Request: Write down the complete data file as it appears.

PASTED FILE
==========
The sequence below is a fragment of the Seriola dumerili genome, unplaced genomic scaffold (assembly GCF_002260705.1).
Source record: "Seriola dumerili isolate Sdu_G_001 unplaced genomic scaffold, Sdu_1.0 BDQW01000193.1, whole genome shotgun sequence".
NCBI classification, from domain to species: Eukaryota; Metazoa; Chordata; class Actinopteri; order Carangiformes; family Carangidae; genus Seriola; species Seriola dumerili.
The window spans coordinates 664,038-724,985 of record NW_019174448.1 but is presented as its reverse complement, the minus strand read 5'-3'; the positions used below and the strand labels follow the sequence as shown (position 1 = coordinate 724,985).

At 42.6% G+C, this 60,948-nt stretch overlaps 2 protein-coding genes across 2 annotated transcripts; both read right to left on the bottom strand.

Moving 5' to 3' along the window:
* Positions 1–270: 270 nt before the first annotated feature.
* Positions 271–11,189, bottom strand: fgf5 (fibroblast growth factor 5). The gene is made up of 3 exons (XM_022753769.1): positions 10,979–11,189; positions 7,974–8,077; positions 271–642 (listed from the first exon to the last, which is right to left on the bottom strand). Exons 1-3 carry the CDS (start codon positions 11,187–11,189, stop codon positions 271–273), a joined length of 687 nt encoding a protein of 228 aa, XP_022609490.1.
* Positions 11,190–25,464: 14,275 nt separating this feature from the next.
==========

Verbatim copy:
The sequence below is a fragment of the Seriola dumerili genome, unplaced genomic scaffold (assembly GCF_002260705.1).
Source record: "Seriola dumerili isolate Sdu_G_001 unplaced genomic scaffold, Sdu_1.0 BDQW01000193.1, whole genome shotgun sequence".
NCBI classification, from domain to species: Eukaryota; Metazoa; Chordata; class Actinopteri; order Carangiformes; family Carangidae; genus Seriola; species Seriola dumerili.
The window spans coordinates 664,038-724,985 of record NW_019174448.1 but is presented as its reverse complement, the minus strand read 5'-3'; the positions used below and the strand labels follow the sequence as shown (position 1 = coordinate 724,985).

At 42.6% G+C, this 60,948-nt stretch overlaps 2 protein-coding genes across 2 annotated transcripts; both read right to left on the bottom strand.

Moving 5' to 3' along the window:
* Positions 1–270: 270 nt before the first annotated feature.
* Positions 271–11,189, bottom strand: fgf5 (fibroblast growth factor 5). The gene is made up of 3 exons (XM_022753769.1): positions 10,979–11,189; positions 7,974–8,077; positions 271–642 (listed from the first exon to the last, which is right to left on the bottom strand). Exons 1-3 carry the CDS (start codon positions 11,187–11,189, stop codon positions 271–273), a joined length of 687 nt encoding a protein of 228 aa, XP_022609490.1.
* Positions 11,190–25,464: 14,275 nt separating this feature from the next.